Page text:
This Is Not A Test

Gangsta Bitch Barbie

Choosy Mom Records, 1999

REVIEW BY: Christopher Thelen

ORIGINALLY PUBLISHED: 06/21/1999

What hath Rage Against The Machine wrought?

Thanks to their success, we're now seeing a lot of bands who put a tough-sounding rap (not necessarily as political as Rage's lyrics, though) to a solid metal beat. The market isn't oversaturated... yet.

With a name that's sure to get Mattel's undies in a bunch, Gangsta Bitch Barbie follows in this vein. Their debut disc This Is Not A Test is a decent enough effort, though it really takes some time before you can get into the groove. Problem is, clocking in at a half hour, it really shouldn't take that long to land the first uppercut.

The group - vocalist Ken Smith, guitarists Chris Fitzgerald and Jim Foster, bassist Jim Shippey and drummer Danny Marques - know how to lay down a groove and follow it up with a solid vocal performance. (One issue of contention: the liner notes list "Todd" as a guitarist, and not Jim Foster as written in the bio and on their Web site. Explanation, guys?)my_heart_sings_the_harmony_web_ad_alt_250

The disc starts off a little slow with "Suplex Ninja" - not a bad track at all, just not the ideal first choice to kick things off. The follow-up track, "Six.5," also fails to really light a fire under the listener. This isn't saying that these tracks are bad - indeed, they're both listenable and entertaining. It's just that if Gangsta Bitch Barbie wanted to blow me off my chair from the start, it didn't happen.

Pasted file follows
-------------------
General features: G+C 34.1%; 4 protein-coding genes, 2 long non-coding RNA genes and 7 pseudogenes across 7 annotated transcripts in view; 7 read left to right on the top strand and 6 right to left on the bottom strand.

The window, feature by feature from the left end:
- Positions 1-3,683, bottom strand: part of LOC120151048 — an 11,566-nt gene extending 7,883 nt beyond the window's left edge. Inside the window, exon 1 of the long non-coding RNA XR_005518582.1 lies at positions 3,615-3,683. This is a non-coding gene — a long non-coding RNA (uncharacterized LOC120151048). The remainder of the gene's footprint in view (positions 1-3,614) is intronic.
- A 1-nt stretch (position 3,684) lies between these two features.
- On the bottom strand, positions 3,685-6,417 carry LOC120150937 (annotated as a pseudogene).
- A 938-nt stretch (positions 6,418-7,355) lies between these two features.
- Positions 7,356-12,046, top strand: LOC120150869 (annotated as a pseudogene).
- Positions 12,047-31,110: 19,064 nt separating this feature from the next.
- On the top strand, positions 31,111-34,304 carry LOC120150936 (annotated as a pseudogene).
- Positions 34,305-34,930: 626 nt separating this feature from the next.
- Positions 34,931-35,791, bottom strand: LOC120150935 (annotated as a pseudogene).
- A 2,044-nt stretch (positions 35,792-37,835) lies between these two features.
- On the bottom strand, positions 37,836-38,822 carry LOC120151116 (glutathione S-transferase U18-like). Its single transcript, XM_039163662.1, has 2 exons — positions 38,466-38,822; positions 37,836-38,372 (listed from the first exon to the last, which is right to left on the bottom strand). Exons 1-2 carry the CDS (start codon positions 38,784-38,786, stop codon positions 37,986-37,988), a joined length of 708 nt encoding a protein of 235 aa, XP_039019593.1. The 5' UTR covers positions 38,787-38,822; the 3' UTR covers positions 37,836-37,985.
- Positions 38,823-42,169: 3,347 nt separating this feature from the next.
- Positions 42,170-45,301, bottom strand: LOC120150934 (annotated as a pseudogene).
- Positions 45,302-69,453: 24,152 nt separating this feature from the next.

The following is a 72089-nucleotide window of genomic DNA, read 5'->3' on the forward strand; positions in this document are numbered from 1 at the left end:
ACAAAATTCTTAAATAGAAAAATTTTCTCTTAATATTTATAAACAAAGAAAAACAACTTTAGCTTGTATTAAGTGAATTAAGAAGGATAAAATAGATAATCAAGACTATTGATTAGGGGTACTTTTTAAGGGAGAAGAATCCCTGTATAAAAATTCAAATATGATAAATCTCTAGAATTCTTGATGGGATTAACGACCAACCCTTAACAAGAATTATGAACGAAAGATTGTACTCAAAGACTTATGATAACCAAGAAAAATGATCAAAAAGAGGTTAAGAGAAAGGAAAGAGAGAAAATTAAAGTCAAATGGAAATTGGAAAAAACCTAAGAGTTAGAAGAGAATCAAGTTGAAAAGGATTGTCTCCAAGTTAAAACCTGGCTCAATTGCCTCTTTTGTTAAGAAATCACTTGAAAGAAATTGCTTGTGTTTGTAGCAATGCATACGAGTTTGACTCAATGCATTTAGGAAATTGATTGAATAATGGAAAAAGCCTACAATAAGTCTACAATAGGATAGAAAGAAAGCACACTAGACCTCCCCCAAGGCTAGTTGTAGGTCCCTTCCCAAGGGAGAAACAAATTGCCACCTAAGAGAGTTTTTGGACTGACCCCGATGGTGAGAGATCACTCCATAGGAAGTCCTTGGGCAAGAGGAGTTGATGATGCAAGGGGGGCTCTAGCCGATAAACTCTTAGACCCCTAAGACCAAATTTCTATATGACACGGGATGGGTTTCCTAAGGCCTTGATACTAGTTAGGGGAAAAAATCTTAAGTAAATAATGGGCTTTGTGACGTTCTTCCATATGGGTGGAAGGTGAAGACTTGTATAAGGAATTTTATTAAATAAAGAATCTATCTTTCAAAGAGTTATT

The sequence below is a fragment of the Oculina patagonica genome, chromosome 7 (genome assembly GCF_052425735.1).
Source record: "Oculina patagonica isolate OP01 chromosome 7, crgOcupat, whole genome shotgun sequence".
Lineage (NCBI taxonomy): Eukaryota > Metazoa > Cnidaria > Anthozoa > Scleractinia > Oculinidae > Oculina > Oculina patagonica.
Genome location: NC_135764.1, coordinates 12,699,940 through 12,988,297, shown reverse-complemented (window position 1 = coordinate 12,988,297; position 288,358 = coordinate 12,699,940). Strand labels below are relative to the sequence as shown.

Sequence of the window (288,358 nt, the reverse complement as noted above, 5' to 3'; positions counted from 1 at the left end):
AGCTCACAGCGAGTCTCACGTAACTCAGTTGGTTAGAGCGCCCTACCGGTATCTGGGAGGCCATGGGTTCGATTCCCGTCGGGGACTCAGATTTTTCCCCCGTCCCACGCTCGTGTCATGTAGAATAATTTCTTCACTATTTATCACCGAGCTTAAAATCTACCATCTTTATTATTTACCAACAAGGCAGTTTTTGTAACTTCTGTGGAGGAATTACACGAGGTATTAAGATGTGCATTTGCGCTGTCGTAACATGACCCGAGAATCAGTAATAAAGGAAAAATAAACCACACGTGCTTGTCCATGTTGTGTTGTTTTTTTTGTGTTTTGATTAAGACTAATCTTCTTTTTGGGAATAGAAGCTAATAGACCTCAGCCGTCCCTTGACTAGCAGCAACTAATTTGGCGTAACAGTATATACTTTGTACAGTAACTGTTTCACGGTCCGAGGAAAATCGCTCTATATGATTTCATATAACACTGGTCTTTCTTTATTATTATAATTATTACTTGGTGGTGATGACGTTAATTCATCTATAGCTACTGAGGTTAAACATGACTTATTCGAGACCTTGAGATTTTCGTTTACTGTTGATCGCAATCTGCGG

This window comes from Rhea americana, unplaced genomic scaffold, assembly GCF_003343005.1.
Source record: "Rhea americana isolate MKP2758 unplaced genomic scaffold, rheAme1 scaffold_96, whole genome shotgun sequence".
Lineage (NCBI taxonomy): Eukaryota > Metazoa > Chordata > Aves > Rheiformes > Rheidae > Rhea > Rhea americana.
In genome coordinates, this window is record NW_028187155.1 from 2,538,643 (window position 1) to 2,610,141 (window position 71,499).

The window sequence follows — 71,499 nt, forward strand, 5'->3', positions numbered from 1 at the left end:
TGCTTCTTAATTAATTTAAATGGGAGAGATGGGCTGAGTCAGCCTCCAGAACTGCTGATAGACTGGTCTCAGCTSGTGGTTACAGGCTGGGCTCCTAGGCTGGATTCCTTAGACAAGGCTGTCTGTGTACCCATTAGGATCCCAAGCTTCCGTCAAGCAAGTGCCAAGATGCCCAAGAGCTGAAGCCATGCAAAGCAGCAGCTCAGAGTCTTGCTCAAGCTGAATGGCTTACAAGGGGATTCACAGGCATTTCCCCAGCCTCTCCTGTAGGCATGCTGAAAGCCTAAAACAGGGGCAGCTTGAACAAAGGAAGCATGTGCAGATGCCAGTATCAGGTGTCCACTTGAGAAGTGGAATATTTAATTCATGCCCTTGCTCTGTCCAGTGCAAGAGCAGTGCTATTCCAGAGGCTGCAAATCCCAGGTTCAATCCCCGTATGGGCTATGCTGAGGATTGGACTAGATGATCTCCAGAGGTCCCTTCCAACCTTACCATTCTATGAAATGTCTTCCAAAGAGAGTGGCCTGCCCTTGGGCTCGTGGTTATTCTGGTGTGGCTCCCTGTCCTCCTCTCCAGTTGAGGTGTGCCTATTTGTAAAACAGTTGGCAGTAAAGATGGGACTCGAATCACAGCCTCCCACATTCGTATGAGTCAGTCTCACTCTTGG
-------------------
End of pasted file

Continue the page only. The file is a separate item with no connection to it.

Fortunately, things get thrown into hyperdrive with "Godzilla" and "KingPin". The latter of these two remains my favorite, with a definite vocal hook that is going to bore itself into your brain. (Days after listening to this, I found myself saying for no apparent reason, "Swing, swing, batter batter, swing!") (The disc closes with an unlisted remix of "KingPin" - I'll say this much, at least they chose an excellent track as the hidden track, and I didn't have to wait long at all for it to kick off.)

Tracks like "Fluff O Nutta" and "Downsize" all do impress, but This Is Not A Test ends just as things start to warm up for the band. This is where I think that EPs do more harm than good. Sure, eight songs (nine, counting the bonus track) might not really count as an EP, but when this disc clocks in at just over a half-hour, I almost feel that I haven't had enough time to really get used to the style that Gangsta Bitch Barbie is laying down.

And there's no doubt that the band has talent, though I would really like to see them move away from a pure RATM sound and try to come up with a groove all their own. But it somehow doesn't feel right pronouncing judgment on them after a mere half-hour, no matter how many times I listen to the disc.

This Is Not A Test is a good starting point for the band, but it commits the venial sins of underexposing the band and getting off to a slow start. With a little more development of their style (which is three-quarters of the way there already) and a followup disc packed with tracks of the same quality caliber as "KingPin", then Gangsta Bitch Barbie could well be unstoppable. If that's the case, then Zach De La Rocha had better keep an eye in his band's rear view mirror.

Rating: B-

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© 1999 Christopher Thelen and The Daily Vault. All rights reserved. Review or any portion may not be reproduced without written permission. Cover art is the intellectual property of Choosy Mom Records, and is used for informational purposes only.